6. Local Search: the Job-Shop Problem

We enter here in a new world where we don’t try to solve a problem to optimality but seek a good solution. Remember from the sub-section Complexity theory in a few lines that some problems[1] are hard to solve. No matter how powerful our computers are[2], we quickly hit a wall if we try to solve these problems to optimality. Do we give up? Of course not! If it is not possible to compute the best solutions, we can try to find very good solutions. Enter the fascinating world of (meta-)heuristics and Local Search.

Throughout this chapter, we will use the Job-Shop Problem as an illustrative example. The Job-Shop problem is a typical difficult scheduling problem. Don’t worry if you don’t know anything about scheduling or the Job-Shop Problem, we explain this problem in details. Scheduling is one of the fields where constraint programming has been applied with great success. It is thus not surprising that the CP community has developed specific tools to solve scheduling problems. In this chapter, we introduce the ones that have been implemented in or-tools.


We start by describing the Job-Shop Problem, the disjunctive model to represent it, two formats to encode Job-Shop Problem instances (JSSP and Taillard) and our first exact results. We next make a short stop to describe the specific primitives implemented in or-tools to solve scheduling problems. For instance, instead of using IntVar variables, we use the dedicated IntervalVars and SequenceVars.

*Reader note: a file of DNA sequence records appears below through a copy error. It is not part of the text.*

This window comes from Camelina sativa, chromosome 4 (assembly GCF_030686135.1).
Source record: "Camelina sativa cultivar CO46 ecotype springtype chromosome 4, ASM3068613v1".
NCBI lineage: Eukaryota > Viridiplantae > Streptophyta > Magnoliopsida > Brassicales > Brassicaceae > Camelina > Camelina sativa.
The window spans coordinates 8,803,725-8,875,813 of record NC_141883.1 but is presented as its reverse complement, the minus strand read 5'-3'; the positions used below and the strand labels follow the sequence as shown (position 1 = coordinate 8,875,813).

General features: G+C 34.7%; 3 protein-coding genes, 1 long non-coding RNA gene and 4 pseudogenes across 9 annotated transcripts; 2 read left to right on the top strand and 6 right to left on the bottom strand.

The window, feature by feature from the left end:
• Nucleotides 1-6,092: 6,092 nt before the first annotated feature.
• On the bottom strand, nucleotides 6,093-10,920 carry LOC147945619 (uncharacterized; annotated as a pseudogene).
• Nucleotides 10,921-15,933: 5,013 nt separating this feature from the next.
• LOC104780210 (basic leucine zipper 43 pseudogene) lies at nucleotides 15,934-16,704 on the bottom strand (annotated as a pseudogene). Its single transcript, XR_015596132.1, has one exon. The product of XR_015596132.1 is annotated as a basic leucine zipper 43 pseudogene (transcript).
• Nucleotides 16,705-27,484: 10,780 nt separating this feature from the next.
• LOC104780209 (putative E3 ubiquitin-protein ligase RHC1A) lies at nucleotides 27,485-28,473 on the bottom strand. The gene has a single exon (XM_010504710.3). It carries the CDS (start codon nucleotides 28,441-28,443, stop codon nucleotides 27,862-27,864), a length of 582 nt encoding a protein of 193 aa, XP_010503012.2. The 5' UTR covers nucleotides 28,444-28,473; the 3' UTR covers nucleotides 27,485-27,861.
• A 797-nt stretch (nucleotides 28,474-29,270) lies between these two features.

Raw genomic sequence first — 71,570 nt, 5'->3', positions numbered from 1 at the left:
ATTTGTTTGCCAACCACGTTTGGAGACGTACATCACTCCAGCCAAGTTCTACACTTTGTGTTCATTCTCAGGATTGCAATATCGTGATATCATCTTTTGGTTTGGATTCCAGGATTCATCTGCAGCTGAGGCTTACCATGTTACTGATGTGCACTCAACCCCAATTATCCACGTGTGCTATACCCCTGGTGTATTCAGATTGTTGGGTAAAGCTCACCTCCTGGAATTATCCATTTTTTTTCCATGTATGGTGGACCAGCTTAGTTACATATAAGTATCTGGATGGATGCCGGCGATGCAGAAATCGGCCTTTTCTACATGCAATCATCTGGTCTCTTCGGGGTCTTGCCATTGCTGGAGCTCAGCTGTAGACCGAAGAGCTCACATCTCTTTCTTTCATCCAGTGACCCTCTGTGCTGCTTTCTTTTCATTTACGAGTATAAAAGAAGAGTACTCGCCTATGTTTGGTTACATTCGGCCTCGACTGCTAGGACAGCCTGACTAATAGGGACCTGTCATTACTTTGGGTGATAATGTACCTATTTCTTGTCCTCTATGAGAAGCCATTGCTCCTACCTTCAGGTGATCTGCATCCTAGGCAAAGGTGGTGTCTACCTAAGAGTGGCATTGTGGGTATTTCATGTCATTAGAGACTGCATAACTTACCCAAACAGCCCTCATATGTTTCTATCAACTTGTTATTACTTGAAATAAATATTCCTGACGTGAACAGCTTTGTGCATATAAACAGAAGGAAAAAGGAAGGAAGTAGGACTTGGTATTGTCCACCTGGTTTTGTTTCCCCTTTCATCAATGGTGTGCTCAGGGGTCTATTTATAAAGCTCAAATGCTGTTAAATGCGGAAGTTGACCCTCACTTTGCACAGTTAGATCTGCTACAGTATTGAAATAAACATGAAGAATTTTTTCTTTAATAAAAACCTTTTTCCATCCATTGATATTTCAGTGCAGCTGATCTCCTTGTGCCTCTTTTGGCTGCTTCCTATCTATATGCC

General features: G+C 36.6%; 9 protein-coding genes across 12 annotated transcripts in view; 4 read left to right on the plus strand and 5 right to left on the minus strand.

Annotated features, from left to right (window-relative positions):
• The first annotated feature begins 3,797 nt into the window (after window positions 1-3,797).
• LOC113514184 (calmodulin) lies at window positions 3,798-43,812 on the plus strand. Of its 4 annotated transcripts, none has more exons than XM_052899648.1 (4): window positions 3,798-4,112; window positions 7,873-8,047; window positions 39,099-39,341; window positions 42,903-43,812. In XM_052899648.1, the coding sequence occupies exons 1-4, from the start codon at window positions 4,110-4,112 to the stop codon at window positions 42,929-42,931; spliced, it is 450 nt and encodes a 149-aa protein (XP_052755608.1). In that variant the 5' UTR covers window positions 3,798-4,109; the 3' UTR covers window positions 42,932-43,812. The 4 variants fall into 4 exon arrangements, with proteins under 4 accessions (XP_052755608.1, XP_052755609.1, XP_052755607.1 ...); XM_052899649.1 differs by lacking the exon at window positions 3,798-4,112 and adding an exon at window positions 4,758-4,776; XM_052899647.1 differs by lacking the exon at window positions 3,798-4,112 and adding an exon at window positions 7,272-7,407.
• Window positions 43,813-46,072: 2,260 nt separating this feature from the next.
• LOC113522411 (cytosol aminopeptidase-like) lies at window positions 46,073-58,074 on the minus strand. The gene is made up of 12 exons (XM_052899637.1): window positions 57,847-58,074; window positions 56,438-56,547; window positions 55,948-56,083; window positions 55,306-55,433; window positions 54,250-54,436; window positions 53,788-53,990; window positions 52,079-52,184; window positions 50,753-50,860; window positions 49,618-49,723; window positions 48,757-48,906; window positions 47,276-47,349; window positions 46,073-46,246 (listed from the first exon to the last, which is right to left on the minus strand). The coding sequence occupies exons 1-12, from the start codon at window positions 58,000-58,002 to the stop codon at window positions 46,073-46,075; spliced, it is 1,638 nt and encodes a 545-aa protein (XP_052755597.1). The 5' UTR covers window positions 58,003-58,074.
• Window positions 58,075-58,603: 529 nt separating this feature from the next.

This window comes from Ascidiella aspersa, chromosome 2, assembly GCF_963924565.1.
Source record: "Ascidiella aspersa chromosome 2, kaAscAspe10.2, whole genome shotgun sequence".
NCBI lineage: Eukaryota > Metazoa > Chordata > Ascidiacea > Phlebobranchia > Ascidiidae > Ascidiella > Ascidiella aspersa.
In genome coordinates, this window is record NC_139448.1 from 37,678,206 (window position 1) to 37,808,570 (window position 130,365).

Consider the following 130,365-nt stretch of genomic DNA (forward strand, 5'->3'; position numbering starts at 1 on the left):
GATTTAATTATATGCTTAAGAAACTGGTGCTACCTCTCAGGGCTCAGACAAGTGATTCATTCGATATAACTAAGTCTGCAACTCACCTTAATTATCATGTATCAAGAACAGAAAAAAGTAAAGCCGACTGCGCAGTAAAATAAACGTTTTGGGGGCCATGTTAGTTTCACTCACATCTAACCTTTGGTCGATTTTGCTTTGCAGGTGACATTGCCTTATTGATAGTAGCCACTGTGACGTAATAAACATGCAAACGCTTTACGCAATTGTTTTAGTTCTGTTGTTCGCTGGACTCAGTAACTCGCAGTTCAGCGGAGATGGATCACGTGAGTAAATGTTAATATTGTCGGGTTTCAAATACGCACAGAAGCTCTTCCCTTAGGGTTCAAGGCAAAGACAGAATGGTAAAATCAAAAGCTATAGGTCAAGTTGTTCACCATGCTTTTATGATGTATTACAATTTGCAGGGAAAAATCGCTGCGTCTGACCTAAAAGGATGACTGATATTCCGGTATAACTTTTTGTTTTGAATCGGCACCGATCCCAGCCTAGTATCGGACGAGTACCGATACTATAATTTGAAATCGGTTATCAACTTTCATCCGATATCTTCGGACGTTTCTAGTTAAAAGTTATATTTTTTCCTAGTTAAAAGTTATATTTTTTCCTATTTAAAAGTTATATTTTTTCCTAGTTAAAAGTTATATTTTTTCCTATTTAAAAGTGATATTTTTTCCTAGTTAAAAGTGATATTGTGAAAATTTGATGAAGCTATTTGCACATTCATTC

After these preliminaries, we present Local Search and how it is implemented in the or-tools library. Beside the Job-Shop Problem, we use a dummy problem to watch the inner mechanisms of Local Search in or-tools in action:

We minimize x_0 + x_1 + \ldots + x_{n-1} where each variable has the same domain [0, n-1]. To complicate things a little bit, we add the constraint x_0 \geqslant 1.

Once we understand how to use Local Search in or-tools, we use basic LocalSearchOperators to solve the Job-Shop Problem and compare the exact and approximate results. Finally, to speed up the Local Search algorithm, we use LocalSearchFilters for the dummy problem.


Classes under scrutiny:

IntervalVar, SequenceVar, LocalSearch, LocalSearchOperator, LocalSearchFilter.


The files used in this chapter are:

  • jobshop.h: This file contains the JobShopData class that records the data for Job-Shop Problem instances. This file is used throughout all the Job-Shop examples.
  • report_jobshopdata.cc: a simple program to report the content of job-shop problem instances in JSSP or Taillard’s formats.
  • abz9: a job-shop problem instance in JSSP format.
  • 20_5_01_ta001.txt: a job-shop problem instance in Taillard’s format.
  • first_example_jssp.txt: our first example in JSSP format.
  • jobshop.cc: A basic exact implementation of the disjunctive model with IntervalVar and SequenceVar variables.
  • dummy_ls.cc: A very basic example to understand the API of Local Search in or-tools.
  • jobshop_ls.h: two basic LocalSearchOperators for the job-shop problem.
  • jobshop_ls1.cc: A basic implementation of Local Search with the SwapIntervals LocalSearchOperator.
  • jobshop_ls2.cc: A basic implementation of Local Search with the ShuffleIntervals LocalSearchOperator.
  • jobshop_ls3.cc: A basic implementation of Local Search with both the SwapIntervals and ShuffleIntervals LocalSearchOperators. We use also Local Search to find an initial solution.
  • dummy_ls_filtering.cc: The basic example extended with filtering.

The files of this chapter are NOT the same as the ones in the example directory even if they were inspired by them. In particular, Job-Shop instances with only one task per job are accepted (not that this is extremely useful).



[1]Actually, most interesting problems!
[2]But watch out for the next generations of computers: molecular computers (http://en.wikipedia.org/wiki/Molecular_computer) and computers based on quantum mechanics (http://en.wikipedia.org/wiki/Quantum_computer)!

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